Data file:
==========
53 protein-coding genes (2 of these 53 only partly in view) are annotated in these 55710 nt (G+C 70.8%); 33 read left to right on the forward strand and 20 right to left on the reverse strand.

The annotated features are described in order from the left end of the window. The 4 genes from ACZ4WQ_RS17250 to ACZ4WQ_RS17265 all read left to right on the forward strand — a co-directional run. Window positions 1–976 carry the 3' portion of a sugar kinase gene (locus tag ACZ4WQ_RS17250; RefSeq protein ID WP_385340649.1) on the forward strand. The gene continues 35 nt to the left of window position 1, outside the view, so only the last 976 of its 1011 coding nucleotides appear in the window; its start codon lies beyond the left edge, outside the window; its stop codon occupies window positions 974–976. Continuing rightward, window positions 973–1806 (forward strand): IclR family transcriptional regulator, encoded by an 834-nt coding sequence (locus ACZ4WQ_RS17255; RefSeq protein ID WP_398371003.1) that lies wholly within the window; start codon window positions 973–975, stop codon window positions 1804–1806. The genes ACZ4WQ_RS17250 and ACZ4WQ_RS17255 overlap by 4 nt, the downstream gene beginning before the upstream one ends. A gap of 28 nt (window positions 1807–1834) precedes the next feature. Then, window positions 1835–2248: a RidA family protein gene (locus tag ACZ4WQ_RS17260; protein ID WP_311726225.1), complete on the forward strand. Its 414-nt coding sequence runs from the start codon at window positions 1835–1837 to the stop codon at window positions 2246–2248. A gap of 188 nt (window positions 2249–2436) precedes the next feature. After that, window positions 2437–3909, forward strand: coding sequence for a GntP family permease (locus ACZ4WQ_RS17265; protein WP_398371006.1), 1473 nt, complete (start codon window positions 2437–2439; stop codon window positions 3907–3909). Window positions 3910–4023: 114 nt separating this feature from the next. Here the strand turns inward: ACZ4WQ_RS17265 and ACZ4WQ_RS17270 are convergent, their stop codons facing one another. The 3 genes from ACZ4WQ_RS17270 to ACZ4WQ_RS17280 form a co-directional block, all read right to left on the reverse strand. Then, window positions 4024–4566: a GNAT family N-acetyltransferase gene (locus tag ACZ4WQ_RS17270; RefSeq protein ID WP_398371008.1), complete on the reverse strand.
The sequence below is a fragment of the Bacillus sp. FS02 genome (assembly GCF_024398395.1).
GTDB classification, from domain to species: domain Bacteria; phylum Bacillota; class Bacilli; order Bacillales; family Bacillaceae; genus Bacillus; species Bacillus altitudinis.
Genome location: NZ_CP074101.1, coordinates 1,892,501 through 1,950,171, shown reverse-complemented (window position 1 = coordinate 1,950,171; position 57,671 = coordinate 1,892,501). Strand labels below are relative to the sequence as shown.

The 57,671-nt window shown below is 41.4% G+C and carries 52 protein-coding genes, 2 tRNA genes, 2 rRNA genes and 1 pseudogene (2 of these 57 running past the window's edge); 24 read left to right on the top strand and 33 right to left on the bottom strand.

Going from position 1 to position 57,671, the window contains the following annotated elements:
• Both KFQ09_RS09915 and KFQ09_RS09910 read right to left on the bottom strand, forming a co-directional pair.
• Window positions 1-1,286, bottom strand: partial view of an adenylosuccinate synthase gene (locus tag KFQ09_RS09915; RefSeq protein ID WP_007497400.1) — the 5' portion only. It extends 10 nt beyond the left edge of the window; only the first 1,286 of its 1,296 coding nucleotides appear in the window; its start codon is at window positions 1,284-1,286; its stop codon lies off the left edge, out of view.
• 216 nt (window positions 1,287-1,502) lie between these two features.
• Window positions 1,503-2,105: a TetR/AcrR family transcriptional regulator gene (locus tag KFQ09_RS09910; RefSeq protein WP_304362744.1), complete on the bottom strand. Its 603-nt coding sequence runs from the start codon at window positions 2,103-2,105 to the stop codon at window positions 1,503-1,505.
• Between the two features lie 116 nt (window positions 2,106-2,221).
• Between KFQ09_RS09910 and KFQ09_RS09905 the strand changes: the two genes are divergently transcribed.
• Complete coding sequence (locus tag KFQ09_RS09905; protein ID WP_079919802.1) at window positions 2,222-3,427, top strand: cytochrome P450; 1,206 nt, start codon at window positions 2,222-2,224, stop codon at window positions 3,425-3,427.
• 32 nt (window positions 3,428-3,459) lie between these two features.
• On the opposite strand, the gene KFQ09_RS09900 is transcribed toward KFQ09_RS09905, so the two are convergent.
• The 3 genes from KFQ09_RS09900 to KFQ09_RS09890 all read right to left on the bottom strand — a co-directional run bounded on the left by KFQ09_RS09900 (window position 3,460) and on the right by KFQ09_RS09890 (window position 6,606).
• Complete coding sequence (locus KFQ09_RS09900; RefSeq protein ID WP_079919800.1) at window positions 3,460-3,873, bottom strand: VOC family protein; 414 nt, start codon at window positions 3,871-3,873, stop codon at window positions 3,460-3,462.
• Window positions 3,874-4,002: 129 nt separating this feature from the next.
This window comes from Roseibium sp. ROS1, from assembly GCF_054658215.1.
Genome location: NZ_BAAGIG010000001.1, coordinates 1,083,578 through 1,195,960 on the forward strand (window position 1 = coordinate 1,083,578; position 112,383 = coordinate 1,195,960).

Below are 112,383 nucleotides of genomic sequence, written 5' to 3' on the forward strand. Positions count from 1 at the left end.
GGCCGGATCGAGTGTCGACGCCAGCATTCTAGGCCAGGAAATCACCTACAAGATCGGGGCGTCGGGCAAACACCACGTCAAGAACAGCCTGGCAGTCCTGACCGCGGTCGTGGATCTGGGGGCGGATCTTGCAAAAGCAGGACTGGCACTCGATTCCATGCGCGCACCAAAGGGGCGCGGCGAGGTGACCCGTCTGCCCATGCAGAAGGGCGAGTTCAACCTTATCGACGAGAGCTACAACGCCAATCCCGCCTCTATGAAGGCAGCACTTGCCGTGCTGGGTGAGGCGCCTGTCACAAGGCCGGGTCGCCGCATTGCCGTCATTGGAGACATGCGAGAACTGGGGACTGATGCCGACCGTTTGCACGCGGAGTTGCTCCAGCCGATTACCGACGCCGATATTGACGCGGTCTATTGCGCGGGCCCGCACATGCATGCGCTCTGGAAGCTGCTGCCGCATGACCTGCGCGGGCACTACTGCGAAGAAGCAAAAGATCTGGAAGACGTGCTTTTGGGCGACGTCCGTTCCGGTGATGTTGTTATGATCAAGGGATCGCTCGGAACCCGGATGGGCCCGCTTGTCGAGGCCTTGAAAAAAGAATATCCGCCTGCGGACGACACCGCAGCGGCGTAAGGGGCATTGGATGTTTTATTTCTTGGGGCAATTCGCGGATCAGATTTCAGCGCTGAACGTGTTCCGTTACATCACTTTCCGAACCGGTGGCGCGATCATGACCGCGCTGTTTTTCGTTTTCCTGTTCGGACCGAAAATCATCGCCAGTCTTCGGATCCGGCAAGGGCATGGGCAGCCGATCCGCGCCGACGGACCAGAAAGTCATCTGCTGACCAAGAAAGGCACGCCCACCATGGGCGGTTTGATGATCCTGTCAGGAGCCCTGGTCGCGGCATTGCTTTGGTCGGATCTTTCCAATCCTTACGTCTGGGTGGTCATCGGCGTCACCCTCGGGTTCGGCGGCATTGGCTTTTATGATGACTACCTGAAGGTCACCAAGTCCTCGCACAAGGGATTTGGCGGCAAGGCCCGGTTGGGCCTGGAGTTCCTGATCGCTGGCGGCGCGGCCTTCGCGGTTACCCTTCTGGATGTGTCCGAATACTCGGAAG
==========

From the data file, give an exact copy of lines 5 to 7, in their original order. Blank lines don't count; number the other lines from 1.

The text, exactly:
Genome location: NZ_CP074101.1, coordinates 1,892,501 through 1,950,171, shown reverse-complemented (window position 1 = coordinate 1,950,171; position 57,671 = coordinate 1,892,501). Strand labels below are relative to the sequence as shown.

The 57,671-nt window shown below is 41.4% G+C and carries 52 protein-coding genes, 2 tRNA genes, 2 rRNA genes and 1 pseudogene (2 of these 57 running past the window's edge); 24 read left to right on the top strand and 33 right to left on the bottom strand.

Going from position 1 to position 57,671, the window contains the following annotated elements: